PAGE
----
During the holiday season, some people become particularly vulnerable to binge eating. Overeating a little once a year isn’t a big issue, but it’s not just a holiday issue for others – they can be tempted by binge eating at any time of year.
Who Binges On Food?
Binge eating isn’t only found in overweight or obese people. Even those of normal weight sometimes binge eat. If you feel you’re often eating compulsively and feel powerless to stop, you may be dealing with binge eating disorder.
Causes of Binge Eating
Binge eating doesn’t have very much to do with hunger, when it comes to causes. It is strongly associated with depression, however. Those who binge on food can be trying to “fill” a gap in their lives. Perhaps they’re lonely, or have low self-esteem. Dissatisfaction with their body or other emotional factors can be involved.
It’s common for binge eaters to have poor impulse control, which seems a bit obvious, but the root of the issue is often difficulty with managing and expressing their feelings. Adults who were strongly criticized or abused as children can develop binge eating problems.
There are also physical and genetic issues that can contribute to binge eating.
Results of Binge Eating
Although the impact on one’s physical health isn’t trivial, the most significant immediate results for binge eaters can be emotional. Feelings of self-disgust, shame, guilt and depression are common. In fact, beating yourself up for binge eating can lead to another episode, a vicious circle that can be hard to extract yourself from without help.
Signs of Binge Eating Disorder (BED)
- Eating in secret
- Eating unusually large amounts of food in a short period of time
- Eating until you feel sick
- Eating even when you’re full
- Eating constantly and compulsively throughout the day
- Feeling out of control when eating
- Frequent comfort eating, or eating to relieve stress
- Feeling guilt or shame after eating
- Feeling unable to stop eating when you want to
- Thinking about food all of the time
- Never being satiated (satisfied by food), regardless of the amount consumed.
One or two of these symptoms, experienced occasionally, can be normal. However, when you experience several of these symptoms frequently, it can be a sign that you may have binge eating disorder. It would be wise to consider speaking to a professional without delay, as any eating disorder can be dangerous.
How To Address Binge Eating
Like most health challenges, the severity of the issue is a guide to what type of treatment to seek. If this is severe, constant, and health-threatening issue, speaking with a specialist is a very good idea. There are several effective therapies for binge eating disorder.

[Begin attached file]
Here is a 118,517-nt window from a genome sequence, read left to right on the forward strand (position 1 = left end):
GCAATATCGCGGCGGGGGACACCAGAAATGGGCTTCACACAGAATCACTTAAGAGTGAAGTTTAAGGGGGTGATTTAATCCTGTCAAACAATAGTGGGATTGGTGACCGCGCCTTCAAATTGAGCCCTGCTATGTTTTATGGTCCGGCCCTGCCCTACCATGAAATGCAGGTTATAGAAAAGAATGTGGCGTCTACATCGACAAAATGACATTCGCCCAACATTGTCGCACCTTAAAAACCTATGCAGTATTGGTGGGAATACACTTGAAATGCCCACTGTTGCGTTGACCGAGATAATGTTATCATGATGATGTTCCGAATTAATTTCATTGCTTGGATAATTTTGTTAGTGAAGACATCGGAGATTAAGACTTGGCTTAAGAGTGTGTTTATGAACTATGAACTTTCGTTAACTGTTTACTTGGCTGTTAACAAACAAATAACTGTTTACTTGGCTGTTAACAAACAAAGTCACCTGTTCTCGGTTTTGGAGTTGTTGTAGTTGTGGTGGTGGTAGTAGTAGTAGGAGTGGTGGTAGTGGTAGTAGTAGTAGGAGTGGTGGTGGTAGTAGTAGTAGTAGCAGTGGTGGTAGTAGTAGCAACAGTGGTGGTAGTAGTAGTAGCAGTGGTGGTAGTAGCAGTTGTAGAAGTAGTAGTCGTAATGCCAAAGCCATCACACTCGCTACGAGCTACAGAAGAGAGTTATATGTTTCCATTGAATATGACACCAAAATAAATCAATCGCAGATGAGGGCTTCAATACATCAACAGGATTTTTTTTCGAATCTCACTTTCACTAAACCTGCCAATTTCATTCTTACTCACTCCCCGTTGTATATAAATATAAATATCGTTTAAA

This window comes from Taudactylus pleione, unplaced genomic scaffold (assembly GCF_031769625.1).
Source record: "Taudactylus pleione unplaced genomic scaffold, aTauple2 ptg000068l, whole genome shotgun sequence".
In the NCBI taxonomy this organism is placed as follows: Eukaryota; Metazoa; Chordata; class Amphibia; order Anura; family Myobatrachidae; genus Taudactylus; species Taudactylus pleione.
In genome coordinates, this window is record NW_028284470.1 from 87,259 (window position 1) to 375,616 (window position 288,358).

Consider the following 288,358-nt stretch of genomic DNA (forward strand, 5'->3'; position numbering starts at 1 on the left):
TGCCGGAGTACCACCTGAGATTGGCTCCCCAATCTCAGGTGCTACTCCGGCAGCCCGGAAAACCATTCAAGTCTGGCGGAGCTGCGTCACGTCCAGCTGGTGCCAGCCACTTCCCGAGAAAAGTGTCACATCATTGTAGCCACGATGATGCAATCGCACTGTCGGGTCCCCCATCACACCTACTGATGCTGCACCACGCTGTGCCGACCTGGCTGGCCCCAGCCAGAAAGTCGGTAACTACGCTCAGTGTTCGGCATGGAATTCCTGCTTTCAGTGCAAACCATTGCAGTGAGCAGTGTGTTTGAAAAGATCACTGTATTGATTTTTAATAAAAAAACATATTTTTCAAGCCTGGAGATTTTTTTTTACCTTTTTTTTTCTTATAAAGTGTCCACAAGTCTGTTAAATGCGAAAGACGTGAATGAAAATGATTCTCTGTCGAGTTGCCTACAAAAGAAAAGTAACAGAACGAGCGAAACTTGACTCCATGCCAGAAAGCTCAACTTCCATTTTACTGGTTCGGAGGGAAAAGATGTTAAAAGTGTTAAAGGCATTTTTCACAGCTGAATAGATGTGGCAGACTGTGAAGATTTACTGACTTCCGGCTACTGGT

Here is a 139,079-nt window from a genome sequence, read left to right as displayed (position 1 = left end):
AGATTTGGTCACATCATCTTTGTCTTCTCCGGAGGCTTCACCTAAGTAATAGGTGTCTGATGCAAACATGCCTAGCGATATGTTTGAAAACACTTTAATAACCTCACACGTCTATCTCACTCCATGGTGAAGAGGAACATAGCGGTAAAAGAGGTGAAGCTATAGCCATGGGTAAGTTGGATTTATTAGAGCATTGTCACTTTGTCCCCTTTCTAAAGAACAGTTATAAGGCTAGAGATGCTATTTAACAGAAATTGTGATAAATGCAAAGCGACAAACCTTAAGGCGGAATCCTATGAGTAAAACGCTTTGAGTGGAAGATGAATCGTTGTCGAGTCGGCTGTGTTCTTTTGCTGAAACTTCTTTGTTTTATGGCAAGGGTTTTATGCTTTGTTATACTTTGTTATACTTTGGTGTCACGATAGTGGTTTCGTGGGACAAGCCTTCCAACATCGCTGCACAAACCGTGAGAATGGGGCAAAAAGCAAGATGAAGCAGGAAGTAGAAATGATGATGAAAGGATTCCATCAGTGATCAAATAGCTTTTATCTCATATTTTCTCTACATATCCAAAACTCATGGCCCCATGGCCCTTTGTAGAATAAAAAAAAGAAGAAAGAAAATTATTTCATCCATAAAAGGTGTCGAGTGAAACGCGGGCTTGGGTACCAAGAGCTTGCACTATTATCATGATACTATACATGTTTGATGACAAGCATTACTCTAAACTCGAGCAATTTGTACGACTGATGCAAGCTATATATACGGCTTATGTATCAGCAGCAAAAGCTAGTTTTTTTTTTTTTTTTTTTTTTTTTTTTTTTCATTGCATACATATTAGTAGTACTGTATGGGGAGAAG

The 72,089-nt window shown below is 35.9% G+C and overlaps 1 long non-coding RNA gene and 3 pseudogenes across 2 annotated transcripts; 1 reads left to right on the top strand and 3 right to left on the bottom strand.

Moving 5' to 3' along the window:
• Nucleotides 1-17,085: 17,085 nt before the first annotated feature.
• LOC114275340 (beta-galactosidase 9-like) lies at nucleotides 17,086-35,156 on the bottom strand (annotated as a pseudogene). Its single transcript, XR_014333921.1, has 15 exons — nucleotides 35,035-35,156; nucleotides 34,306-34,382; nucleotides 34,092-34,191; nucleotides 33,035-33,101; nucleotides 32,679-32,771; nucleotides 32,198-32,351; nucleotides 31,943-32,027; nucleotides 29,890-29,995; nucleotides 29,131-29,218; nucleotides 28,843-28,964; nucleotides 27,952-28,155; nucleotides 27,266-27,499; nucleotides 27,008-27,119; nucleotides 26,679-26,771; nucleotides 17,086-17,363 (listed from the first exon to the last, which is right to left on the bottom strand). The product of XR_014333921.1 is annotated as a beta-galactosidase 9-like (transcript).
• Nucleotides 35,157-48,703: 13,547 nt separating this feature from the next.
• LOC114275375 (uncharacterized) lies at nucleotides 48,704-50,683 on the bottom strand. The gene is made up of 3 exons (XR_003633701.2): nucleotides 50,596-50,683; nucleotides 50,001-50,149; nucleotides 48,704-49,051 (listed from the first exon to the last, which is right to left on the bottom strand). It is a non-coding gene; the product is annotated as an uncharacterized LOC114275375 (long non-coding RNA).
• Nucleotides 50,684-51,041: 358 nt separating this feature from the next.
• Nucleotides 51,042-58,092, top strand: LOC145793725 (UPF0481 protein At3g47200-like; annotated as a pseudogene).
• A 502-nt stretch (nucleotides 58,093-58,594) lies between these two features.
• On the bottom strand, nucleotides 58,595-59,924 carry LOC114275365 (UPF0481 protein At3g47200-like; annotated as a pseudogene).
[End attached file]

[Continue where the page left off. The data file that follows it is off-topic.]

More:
If you binge eat a couple of times a year at holidays, it’s probably not such a serious problem, but don’t kid yourself if the frequency increases. Early intervention is a good plan.
There are things you can do to reduce the likelihood and frequency of overeating.
- Shop clean, and keep temptation out of the house.
- Develop healthy habits – for example, eating many small meals regularly.
- Eat fat – a moderate amount of fat in your diet helps avoid cravings.
- Avoid fad diets – they’ll just stimulate your self-esteem issues and create more unhealthy habits to deal with.
- Eat mindfully. Practicing mindfulness in eating will make food both more enjoyable and more manageable.
- Keep a food diary, and particularly notice and record your emotions before you eat.
- Exercise – or simply go for a walk around the block after every meal.
- Meditate daily. It helps reduce stress, promote mindfulness, and give you a tool to use when emotions become overwhelming. You can take a class or learn how online.
Losing Weight After Binge Eating
If you’ve gone from diet to (fad) diet because of binging, it may be time to discuss some healthy lifestyle changes related to getting your weight under control. Once you get professional help for binge eating, I’m available here in Hawaii for a free in-person consultation to discuss healthy and safe medical weight loss.